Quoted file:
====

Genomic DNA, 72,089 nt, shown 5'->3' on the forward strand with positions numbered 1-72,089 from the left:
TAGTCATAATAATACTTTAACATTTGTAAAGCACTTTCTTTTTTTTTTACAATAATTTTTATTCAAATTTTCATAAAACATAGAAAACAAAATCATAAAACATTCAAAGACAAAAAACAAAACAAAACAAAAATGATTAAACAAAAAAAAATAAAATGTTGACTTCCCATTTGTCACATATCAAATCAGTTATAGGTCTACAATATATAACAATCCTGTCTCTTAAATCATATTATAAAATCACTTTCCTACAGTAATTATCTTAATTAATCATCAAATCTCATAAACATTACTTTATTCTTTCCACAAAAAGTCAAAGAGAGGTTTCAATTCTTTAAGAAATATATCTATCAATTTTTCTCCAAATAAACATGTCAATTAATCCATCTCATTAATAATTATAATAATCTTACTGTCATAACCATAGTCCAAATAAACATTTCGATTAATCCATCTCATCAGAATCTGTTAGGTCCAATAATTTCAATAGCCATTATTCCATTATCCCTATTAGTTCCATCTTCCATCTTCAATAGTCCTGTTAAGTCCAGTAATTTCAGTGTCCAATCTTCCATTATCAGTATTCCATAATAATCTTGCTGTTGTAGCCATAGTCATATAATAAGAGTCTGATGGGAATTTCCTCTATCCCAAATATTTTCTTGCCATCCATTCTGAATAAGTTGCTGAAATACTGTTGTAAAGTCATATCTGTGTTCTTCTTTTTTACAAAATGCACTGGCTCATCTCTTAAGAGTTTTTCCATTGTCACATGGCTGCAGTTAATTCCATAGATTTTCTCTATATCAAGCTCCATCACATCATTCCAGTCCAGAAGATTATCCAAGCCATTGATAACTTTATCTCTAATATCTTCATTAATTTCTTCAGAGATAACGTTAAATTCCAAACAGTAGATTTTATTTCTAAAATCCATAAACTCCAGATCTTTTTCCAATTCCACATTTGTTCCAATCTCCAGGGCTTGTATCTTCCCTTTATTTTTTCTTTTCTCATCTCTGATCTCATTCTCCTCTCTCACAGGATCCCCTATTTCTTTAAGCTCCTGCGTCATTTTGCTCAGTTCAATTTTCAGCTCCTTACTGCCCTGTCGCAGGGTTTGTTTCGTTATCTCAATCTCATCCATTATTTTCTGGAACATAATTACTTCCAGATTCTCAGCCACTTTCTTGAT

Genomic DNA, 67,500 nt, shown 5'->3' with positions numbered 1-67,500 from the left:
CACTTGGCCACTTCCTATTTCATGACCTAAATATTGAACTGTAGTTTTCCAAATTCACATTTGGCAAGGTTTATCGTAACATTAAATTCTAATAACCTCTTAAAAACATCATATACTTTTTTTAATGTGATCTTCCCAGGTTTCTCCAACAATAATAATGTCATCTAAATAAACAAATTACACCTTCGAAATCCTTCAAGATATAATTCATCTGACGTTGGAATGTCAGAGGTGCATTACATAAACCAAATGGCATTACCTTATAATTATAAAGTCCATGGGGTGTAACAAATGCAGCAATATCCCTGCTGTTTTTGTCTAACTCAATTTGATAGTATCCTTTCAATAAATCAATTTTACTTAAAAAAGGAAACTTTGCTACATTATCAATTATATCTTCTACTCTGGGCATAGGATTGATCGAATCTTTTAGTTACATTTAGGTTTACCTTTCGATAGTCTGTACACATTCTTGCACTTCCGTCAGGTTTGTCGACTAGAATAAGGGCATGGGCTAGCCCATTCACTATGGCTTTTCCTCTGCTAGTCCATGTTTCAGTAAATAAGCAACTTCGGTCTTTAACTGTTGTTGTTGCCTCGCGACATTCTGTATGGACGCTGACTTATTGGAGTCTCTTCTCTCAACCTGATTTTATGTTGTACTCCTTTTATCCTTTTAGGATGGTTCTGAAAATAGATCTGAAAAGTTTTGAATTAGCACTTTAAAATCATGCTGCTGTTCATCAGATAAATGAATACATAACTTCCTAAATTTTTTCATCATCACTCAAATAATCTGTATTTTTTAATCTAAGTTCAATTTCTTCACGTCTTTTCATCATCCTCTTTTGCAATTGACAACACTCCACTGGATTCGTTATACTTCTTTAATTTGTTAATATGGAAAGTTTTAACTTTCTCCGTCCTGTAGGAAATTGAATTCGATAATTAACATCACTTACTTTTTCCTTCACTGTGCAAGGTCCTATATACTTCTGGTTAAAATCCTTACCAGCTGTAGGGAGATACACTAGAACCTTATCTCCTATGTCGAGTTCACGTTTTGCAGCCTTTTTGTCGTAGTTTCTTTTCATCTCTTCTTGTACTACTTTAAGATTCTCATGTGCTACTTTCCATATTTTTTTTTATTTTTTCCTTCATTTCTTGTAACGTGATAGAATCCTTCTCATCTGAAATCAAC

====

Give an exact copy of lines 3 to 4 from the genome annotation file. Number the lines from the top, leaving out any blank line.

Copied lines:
Genomic DNA, 67,500 nt, shown 5'->3' with positions numbered 1-67,500 from the left:
CACTTGGCCACTTCCTATTTCATGACCTAAATATTGAACTGTAGTTTTCCAAATTCACATTTGGCAAGGTTTATCGTAACATTAAATTCTAATAACCTCTTAAAAACATCATATACTTTTTTTAATGTGATCTTCCCAGGTTTCTCCAACAATAATAATGTCATCTAAATAAACAAATTACACCTTCGAAATCCTTCAAGATATAATTCATCTGACGTTGGAATGTCAGAGGTGCATTACATAAACCAAATGGCATTACCTTATAATTATAAAGTCCATGGGGTGTAACAAATGCAGCAATATCCCTGCTGTTTTTGTCTAACTCAATTTGATAGTATCCTTTCAATAAATCAATTTTACTTAAAAAAGGAAACTTTGCTACATTATCAATTATATCTTCTACTCTGGGCATAGGATTGATCGAATCTTTTAGTTACATTTAGGTTTACCTTTCGATAGTCTGTACACATTCTTGCACTTCCGTCAGGTTTGTCGACTAGAATAAGGGCATGGGCTAGCCCATTCACTATGGCTTTTCCTCTGCTAGTCCATGTTTCAGTAAATAAGCAACTTCGGTCTTTAACTGTTGTTGTTGCCTCGCGACATTCTGTATGGACGCTGACTTATTGGAGTCTCTTCTCTCAACCTGATTTTATGTTGTACTCCTTTTATCCTTTTAGGATGGTTCTGAAAATAGATCTGAAAAGTTTTGAATTAGCACTTTAAAATCATGCTGCTGTTCATCAGATAAATGAATACATAACTTCCTAAATTTTTTCATCATCACTCAAATAATCTGTATTTTTTAATCTAAGTTCAATTTCTTCACGTCTTTTCATCATCCTCTTTTGCAATTGACAACACTCCACTGGATTCGTTATACTTCTTTAATTTGTTAATATGGAAAGTTTTAACTTTCTCCGTCCTGTAGGAAATTGAATTCGATAATTAACATCACTTACTTTTTCCTTCACTGTGCAAGGTCCTATATACTTCTGGTTAAAATCCTTACCAGCTGTAGGGAGATACACTAGAACCTTATCTCCTATGTCGAGTTCACGTTTTGCAGCCTTTTTGTCGTAGTTTCTTTTCATCTCTTCTTGTACTACTTTAAGATTCTCATGTGCTACTTTCCATATTTTTTTTTATTTTTTCCTTCATTTCTTGTAACGTGATAGAATCCTTCTCATCTGAAATCAAC